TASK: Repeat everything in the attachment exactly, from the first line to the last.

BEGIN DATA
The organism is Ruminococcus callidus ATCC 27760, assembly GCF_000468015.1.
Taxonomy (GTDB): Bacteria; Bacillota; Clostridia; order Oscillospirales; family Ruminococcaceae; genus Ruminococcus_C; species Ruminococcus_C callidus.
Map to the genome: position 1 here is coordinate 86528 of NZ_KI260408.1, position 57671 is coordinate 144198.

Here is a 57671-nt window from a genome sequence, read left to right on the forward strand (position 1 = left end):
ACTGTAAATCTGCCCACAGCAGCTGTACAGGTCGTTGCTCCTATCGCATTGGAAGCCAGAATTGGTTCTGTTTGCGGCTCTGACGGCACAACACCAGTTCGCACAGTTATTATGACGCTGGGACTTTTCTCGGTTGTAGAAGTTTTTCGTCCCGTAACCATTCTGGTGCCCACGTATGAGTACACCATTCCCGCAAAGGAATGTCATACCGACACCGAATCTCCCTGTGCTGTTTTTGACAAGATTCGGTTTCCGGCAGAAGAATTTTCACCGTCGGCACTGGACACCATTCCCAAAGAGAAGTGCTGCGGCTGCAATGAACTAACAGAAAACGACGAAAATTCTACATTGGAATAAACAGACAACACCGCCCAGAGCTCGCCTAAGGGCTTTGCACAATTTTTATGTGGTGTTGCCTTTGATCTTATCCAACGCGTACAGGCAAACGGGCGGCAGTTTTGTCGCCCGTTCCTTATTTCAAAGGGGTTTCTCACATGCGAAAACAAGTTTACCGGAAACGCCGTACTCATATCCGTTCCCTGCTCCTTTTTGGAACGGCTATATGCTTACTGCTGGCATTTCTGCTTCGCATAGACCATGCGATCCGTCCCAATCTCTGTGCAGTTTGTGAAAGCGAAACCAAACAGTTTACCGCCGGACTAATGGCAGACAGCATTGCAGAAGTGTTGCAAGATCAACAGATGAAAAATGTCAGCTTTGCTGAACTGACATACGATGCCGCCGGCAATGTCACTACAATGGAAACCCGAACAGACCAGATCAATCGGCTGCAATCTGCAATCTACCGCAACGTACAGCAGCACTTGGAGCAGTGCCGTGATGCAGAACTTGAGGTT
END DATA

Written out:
The organism is Ruminococcus callidus ATCC 27760, assembly GCF_000468015.1.
Taxonomy (GTDB): Bacteria; Bacillota; Clostridia; order Oscillospirales; family Ruminococcaceae; genus Ruminococcus_C; species Ruminococcus_C callidus.
Map to the genome: position 1 here is coordinate 86528 of NZ_KI260408.1, position 57671 is coordinate 144198.

Here is a 57671-nt window from a genome sequence, read left to right on the forward strand (position 1 = left end):
ACTGTAAATCTGCCCACAGCAGCTGTACAGGTCGTTGCTCCTATCGCATTGGAAGCCAGAATTGGTTCTGTTTGCGGCTCTGACGGCACAACACCAGTTCGCACAGTTATTATGACGCTGGGACTTTTCTCGGTTGTAGAAGTTTTTCGTCCCGTAACCATTCTGGTGCCCACGTATGAGTACACCATTCCCGCAAAGGAATGTCATACCGACACCGAATCTCCCTGTGCTGTTTTTGACAAGATTCGGTTTCCGGCAGAAGAATTTTCACCGTCGGCACTGGACACCATTCCCAAAGAGAAGTGCTGCGGCTGCAATGAACTAACAGAAAACGACGAAAATTCTACATTGGAATAAACAGACAACACCGCCCAGAGCTCGCCTAAGGGCTTTGCACAATTTTTATGTGGTGTTGCCTTTGATCTTATCCAACGCGTACAGGCAAACGGGCGGCAGTTTTGTCGCCCGTTCCTTATTTCAAAGGGGTTTCTCACATGCGAAAACAAGTTTACCGGAAACGCCGTACTCATATCCGTTCCCTGCTCCTTTTTGGAACGGCTATATGCTTACTGCTGGCATTTCTGCTTCGCATAGACCATGCGATCCGTCCCAATCTCTGTGCAGTTTGTGAAAGCGAAACCAAACAGTTTACCGCCGGACTAATGGCAGACAGCATTGCAGAAGTGTTGCAAGATCAACAGATGAAAAATGTCAGCTTTGCTGAACTGACATACGATGCCGCCGGCAATGTCACTACAATGGAAACCCGAACAGACCAGATCAATCGGCTGCAATCTGCAATCTACCGCAACGTACAGCAGCACTTGGAGCAGTGCCGTGATGCAGAACTTGAGGTT